Have a Blue Beetle 15 watt combo amp with a DI but no external speaker options. Looking at getting a Bell and Howell extension speaker. Is it possible to modify the DI to a 1/4 jack or would one just add a 1/4 jack to the amp?

  • 2
    Look at getting a better amp first! – Tim Jul 17 '17 at 7:03

You can use a DI out for connecting an extra power amp. This is generally not the best option – in particular, a DI-out is usually before the master volume control, i.e. you won't be able to use that for independently controlling the stage volume anymore. Also, you obviously won't have that output available for its intended purpose (connecting to the mixer).

But for guitar tube amps, miking the cabinet generally gives a better sound anyway and volume can't be controlled independently of sound, so in this case I'd say using the DI for an extra speaker makes just sense.

Alternatives you could try are:

  • Using the FX send (that's basically just a line-out, but spliced out even earlier in the signal chain)
  • Splitting the signal before the amp entirely and feeding an independent other amp in parallel.
  • Using a DI in the speaker line (make sure to connect the parallel to the combo's speaker!). This is the only option that gives you the full sound through the power tubes and volume control, which is usually a good thing. Possibly the Blue Beetle's DI-out is actually wired this way already, I don't know.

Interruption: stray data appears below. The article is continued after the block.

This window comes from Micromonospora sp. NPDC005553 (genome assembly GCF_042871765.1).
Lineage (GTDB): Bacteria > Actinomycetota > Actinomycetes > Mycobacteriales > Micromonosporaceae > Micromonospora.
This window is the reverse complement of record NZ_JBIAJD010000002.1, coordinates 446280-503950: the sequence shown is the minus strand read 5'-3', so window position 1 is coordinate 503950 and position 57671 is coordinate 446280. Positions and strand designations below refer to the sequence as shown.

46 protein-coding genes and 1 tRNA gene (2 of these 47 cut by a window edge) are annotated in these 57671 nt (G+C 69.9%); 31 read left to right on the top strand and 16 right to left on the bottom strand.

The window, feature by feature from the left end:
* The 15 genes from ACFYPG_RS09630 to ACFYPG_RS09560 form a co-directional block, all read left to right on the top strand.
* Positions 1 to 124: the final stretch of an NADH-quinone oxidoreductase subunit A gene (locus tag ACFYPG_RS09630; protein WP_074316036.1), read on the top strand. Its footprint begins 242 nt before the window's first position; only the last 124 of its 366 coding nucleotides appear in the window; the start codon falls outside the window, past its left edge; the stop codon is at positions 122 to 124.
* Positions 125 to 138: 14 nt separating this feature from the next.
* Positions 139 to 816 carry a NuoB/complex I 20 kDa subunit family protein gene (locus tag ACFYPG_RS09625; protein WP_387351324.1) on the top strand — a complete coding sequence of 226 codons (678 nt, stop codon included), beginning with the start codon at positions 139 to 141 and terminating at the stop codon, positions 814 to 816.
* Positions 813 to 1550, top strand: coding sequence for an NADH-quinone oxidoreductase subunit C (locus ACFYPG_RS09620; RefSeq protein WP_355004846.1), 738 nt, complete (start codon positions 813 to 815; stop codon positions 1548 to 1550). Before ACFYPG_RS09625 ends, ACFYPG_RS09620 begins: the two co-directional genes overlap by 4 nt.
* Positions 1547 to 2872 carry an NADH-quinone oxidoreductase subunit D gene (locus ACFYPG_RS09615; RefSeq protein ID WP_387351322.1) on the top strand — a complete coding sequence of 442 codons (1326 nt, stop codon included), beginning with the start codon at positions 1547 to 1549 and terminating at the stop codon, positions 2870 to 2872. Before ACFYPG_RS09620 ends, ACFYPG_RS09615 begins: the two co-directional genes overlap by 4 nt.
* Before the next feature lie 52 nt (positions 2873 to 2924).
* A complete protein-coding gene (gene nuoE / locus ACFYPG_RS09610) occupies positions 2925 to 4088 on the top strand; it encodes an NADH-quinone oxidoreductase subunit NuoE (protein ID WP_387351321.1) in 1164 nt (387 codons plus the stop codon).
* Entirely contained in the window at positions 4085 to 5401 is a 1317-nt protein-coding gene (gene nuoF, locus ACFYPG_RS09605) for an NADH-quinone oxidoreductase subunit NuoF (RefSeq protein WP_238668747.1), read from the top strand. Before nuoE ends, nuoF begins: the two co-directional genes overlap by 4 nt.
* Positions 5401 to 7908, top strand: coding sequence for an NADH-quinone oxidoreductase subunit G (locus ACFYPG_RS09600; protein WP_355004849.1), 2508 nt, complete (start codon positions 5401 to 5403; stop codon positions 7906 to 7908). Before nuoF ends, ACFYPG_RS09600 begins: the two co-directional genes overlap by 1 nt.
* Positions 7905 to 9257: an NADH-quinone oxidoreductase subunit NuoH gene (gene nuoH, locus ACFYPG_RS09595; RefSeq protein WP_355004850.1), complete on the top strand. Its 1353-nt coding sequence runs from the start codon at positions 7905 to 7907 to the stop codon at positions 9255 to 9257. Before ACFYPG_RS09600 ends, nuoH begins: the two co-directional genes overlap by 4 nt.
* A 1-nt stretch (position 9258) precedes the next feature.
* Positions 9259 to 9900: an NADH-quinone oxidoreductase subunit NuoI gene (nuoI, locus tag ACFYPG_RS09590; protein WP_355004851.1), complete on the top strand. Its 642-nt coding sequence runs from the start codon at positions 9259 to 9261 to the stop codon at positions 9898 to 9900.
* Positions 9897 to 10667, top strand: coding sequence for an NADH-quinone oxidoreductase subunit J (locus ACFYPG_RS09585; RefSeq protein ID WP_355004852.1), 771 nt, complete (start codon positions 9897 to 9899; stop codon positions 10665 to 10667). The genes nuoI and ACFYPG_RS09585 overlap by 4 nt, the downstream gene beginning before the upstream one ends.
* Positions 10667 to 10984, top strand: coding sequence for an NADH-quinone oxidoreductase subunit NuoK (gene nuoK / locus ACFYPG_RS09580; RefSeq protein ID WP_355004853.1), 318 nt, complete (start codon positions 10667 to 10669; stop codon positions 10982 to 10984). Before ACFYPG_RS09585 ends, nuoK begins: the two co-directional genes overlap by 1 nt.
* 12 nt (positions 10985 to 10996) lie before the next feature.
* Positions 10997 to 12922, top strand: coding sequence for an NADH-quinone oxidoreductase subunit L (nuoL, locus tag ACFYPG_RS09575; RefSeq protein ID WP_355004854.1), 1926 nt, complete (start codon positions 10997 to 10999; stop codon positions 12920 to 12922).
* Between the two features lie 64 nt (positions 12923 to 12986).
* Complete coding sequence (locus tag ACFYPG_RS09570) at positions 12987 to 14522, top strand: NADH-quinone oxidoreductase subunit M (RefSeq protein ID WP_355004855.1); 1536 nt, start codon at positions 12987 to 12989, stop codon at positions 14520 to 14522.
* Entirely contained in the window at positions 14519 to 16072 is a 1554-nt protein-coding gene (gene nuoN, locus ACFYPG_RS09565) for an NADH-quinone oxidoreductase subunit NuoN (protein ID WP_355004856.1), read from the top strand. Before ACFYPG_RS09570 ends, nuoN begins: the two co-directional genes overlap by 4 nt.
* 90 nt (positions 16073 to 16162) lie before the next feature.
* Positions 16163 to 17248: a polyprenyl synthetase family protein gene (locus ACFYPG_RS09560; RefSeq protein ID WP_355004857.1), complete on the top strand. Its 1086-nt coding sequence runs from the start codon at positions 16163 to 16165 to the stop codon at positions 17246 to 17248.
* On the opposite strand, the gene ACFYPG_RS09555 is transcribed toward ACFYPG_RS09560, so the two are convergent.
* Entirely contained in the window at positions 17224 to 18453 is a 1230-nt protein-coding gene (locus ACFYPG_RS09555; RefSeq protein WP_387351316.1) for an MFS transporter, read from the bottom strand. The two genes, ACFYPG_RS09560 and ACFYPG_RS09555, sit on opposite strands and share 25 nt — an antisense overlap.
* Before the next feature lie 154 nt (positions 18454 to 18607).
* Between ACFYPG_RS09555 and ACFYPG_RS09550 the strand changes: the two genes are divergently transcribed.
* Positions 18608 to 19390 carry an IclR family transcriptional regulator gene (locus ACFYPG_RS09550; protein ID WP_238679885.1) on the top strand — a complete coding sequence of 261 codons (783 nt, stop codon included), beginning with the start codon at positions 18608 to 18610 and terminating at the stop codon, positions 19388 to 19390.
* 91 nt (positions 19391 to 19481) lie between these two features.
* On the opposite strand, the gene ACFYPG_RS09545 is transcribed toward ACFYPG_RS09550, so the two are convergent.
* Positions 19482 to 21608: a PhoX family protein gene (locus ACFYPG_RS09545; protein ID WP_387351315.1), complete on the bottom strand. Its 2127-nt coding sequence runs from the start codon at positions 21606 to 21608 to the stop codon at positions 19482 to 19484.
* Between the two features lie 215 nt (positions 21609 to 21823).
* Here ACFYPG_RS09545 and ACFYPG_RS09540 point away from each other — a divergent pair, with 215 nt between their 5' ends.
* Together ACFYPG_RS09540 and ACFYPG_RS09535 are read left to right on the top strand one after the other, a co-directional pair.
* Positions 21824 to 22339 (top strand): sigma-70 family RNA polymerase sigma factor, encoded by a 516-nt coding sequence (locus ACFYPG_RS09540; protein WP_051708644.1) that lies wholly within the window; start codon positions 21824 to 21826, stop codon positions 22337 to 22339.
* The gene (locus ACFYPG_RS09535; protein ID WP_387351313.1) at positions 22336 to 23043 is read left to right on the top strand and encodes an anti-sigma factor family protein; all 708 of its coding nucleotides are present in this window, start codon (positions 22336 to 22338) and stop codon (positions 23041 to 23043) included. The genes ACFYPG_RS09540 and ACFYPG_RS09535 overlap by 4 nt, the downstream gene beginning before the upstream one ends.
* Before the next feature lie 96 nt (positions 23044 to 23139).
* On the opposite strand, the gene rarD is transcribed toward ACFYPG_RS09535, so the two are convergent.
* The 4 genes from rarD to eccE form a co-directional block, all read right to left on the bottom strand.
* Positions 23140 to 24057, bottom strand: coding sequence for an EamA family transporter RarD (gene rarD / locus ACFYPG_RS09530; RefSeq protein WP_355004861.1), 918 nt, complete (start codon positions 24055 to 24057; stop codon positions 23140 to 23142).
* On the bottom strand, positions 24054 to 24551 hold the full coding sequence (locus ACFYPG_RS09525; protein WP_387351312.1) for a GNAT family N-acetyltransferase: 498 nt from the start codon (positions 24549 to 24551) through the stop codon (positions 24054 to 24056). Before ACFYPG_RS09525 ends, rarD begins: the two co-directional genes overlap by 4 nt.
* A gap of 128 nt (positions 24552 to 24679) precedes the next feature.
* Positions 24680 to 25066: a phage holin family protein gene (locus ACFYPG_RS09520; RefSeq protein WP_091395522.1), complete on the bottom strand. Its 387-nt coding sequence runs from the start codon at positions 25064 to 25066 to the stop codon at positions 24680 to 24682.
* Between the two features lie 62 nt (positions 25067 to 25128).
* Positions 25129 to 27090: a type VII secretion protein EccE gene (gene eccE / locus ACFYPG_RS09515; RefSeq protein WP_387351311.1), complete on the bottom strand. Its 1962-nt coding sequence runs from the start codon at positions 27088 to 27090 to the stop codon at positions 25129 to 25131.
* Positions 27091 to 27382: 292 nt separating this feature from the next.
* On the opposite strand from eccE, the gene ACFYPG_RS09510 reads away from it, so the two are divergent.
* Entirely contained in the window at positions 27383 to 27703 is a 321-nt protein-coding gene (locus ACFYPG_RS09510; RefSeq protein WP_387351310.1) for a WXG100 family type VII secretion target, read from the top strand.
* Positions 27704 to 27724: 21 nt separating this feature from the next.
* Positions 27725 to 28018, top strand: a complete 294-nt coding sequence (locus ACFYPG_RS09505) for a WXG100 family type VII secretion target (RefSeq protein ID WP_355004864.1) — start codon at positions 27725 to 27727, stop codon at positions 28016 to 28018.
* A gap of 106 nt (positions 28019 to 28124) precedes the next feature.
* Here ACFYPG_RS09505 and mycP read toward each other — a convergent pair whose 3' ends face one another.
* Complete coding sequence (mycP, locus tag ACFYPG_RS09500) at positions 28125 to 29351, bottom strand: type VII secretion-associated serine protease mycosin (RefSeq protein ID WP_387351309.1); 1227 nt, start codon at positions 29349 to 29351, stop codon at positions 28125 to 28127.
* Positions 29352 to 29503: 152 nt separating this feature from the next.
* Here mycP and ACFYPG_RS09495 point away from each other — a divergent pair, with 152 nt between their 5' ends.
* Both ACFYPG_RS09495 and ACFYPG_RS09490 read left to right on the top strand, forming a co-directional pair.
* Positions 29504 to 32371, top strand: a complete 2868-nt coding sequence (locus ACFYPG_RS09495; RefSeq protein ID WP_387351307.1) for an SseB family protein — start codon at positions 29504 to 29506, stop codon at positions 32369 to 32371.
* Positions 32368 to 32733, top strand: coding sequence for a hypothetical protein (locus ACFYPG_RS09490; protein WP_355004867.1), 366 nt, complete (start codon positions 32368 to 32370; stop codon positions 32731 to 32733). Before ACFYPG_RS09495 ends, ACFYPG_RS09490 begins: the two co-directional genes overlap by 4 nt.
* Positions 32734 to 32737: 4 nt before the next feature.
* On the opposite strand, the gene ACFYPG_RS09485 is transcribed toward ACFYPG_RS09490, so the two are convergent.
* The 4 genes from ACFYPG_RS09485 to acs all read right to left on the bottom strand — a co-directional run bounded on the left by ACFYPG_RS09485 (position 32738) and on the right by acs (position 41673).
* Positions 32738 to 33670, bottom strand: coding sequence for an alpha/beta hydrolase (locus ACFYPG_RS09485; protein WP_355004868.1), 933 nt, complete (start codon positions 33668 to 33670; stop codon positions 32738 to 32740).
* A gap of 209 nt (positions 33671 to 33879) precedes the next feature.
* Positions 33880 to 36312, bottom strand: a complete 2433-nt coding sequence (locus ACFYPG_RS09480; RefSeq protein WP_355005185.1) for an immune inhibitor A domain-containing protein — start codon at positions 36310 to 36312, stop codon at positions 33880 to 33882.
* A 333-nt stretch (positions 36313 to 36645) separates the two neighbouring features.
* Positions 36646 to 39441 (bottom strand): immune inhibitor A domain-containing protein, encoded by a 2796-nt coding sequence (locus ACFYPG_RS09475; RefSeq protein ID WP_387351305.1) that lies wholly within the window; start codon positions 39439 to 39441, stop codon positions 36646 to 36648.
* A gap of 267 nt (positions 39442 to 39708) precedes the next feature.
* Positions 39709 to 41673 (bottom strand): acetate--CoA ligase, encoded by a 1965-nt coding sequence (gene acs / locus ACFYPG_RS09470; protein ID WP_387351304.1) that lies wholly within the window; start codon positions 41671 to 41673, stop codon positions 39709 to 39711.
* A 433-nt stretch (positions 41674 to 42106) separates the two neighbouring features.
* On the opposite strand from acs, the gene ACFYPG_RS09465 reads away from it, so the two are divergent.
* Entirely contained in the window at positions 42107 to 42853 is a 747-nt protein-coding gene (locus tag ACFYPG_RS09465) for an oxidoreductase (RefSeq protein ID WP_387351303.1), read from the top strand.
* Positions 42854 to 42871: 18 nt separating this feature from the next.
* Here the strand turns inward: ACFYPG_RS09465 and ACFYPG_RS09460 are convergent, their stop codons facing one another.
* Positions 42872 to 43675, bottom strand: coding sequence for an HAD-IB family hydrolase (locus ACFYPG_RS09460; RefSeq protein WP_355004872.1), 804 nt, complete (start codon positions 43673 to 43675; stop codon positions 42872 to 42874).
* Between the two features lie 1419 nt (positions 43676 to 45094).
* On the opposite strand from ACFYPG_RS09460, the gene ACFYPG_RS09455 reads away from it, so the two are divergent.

It's up to your test, and taste, which option you like best.

I'd also remark that I doubt you need your amp louder at all. Electric guitarists are usually too loud on stage; the main exception I've encountered is, curiously enough, particularly guitarists with overpowered amps who are forced to turn the master volume way down, which leads to both difficult to control levels and suboptimal sound – basically you lose the characteristics that make it worthwhile to have a tube power stage in the first place.

Therefore I consider low-power amps which emphasize on quality over quantity (that seems to be the idea behind the Blue Beetle as well) an extremely good idea. Likely the issue is not that your amp is too quiet but that you yourself don't hear it well enough. That should be adressed by placing the amp closer to your ear, or by abolishing the amp-as-monitor concept entirely and relying on the wedges or in-ear monitoring instead. If you go this route, you'll allow your band to have a much clearer overall sound. (Of course you may not want that, but I'd say it's always better to err for clarity – adding dirt into the sound is easy, removing it is hard.) Some bands even place the amps off stage entirely, in soundproofed cabins which also allow the cabinets to be miked easier.

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